Rebels seize parts of Tripoli, besiege Gaddafi's compound
Libyan rebels claimed to have seized control of some parts of Tripoli on Sunday and besieged the compound of Libyan leader Moamer Gaddafi, in what opposition fighters described as "zero hour" for an uprising in the capital, DPA reported.
The rebels said demonstrators took to the streets after sunset across the capital. Shortly after, sounds of explosions rocked the city and rebels announced a "planned uprising" by the opposition.
Insurgent detained dozens of Gaddafi's forces in Tripoli, Al Arabiya channel reported.
During the clashes, Gaddafi lashed out at European countries and the rebels in an audio message, accusing them of being after the country's oil wealth.
"What did we do to France, Britain, Norway or Denmark? You want to give the oil of Libyan people to the French - (President Nicolas) Sarkozy wants our oil," Gaddafi said in his speech aired on state television.
"You who love Libya, how do you trust them to use Libya like this?"
He described the rebels and countries calling for his ouster as "rats, donkeys," and said NATO is collapsing.
State television showed video of a small group of people in Bab al-Azizya's Green Square, cheering for Gaddafi and kissing his pictures.
"The lying channels will say the speech is recorded before. Today is Ramadan 21," he said. "It is 1:40 am now, Tripoli time."
A senior official with the rebel National Transitional Council told broadcaster Al Jazeera that "zero hour has started, the rebels in Tripoli have risen up."
At least 123 rebels were killed in the Tripoli area of Tajoura, senior rebel official Mohamed al-Harizi told Al Jazeera, confirming that opposition forces are in control of the district.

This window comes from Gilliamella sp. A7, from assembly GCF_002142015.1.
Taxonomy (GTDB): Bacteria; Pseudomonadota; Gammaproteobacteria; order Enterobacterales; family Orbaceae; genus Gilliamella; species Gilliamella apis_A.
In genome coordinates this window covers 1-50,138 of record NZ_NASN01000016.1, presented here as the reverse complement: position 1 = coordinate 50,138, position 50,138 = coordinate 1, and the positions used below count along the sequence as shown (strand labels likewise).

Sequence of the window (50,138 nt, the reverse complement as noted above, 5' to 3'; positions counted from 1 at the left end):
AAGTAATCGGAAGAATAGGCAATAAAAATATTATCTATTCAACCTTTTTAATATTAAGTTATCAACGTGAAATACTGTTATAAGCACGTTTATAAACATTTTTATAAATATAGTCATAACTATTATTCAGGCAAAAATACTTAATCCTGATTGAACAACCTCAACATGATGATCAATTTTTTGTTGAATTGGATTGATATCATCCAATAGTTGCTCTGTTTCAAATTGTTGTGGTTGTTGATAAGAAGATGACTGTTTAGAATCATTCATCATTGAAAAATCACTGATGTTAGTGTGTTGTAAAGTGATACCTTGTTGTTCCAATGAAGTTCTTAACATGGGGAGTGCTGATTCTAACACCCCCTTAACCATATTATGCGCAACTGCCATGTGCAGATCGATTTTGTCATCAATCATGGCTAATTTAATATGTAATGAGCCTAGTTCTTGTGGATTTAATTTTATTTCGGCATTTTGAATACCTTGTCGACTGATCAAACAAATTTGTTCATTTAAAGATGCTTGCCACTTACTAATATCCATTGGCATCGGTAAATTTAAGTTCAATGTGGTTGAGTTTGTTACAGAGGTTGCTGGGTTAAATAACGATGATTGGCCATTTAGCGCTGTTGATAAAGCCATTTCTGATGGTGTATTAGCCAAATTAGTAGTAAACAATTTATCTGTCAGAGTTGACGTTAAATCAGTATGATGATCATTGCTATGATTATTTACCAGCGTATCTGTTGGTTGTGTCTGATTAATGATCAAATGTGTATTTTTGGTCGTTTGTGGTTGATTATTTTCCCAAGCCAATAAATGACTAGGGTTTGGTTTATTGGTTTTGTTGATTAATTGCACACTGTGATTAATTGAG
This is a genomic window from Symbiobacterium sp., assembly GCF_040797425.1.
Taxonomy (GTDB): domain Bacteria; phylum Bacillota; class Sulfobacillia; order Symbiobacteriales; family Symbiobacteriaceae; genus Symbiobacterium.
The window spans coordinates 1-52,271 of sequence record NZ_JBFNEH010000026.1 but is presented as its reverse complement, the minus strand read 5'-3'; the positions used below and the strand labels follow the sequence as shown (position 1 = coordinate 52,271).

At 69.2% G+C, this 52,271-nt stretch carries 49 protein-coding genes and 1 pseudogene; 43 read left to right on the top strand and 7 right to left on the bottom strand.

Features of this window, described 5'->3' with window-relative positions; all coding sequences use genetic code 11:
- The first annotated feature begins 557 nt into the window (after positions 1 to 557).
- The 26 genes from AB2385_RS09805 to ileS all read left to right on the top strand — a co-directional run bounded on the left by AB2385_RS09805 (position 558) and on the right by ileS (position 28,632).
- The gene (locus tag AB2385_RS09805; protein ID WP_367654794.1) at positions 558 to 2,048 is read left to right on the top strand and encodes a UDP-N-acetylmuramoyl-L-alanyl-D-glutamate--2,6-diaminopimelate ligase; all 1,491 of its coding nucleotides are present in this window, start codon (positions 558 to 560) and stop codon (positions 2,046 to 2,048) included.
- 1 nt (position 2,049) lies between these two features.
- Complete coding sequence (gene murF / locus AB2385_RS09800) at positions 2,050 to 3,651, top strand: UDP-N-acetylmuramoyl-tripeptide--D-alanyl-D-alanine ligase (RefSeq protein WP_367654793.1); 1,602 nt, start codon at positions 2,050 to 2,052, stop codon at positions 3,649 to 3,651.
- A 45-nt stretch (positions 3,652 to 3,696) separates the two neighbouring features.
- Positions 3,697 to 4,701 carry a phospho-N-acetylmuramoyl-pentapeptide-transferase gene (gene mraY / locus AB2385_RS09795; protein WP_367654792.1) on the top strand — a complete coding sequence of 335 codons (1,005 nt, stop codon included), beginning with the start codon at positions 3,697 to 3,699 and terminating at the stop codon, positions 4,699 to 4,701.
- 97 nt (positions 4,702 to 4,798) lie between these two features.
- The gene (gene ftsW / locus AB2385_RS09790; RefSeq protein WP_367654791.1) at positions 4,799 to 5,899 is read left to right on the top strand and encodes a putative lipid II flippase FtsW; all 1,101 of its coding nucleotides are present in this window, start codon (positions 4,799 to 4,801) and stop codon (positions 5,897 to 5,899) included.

There is unknown number of deaths in other parts of Tripoli, sources said.
Fighters were also in control of the Souq al-Jumaa area in the capital, one of the rebels in the area said.
Fighters were fighting Gaddafi's forces controlling Mitiga airbase in Tripoli.
In the rebel strong-hold Benghazi, thousands were gathered in the centre of the city celebrating the "uprising" inside Tripoli.
The unrest followed a series of defections from Gaddafi's regime.
Abdel-Salam Jalloud, who helped Gaddafi topple the monarchy and take power in 1969, and was for decades his powerful deputy, defected on Friday.
"You are fighting for a system that is collapsing, that has died clinically. You have hours or moments to leave the boat of treason and tyrants to the people's boat," Jalloud said on a video interview with Al Jazeera, from an unknown location in Libya.
He also called on people to begin fighting in all cities together in order to make it harder for Gaddafi.
Jalloud's departure followed the reported defections earlier in the week of oil minister Omrane Boukraa and senior security official Nassrallah Mabruk Abdullah.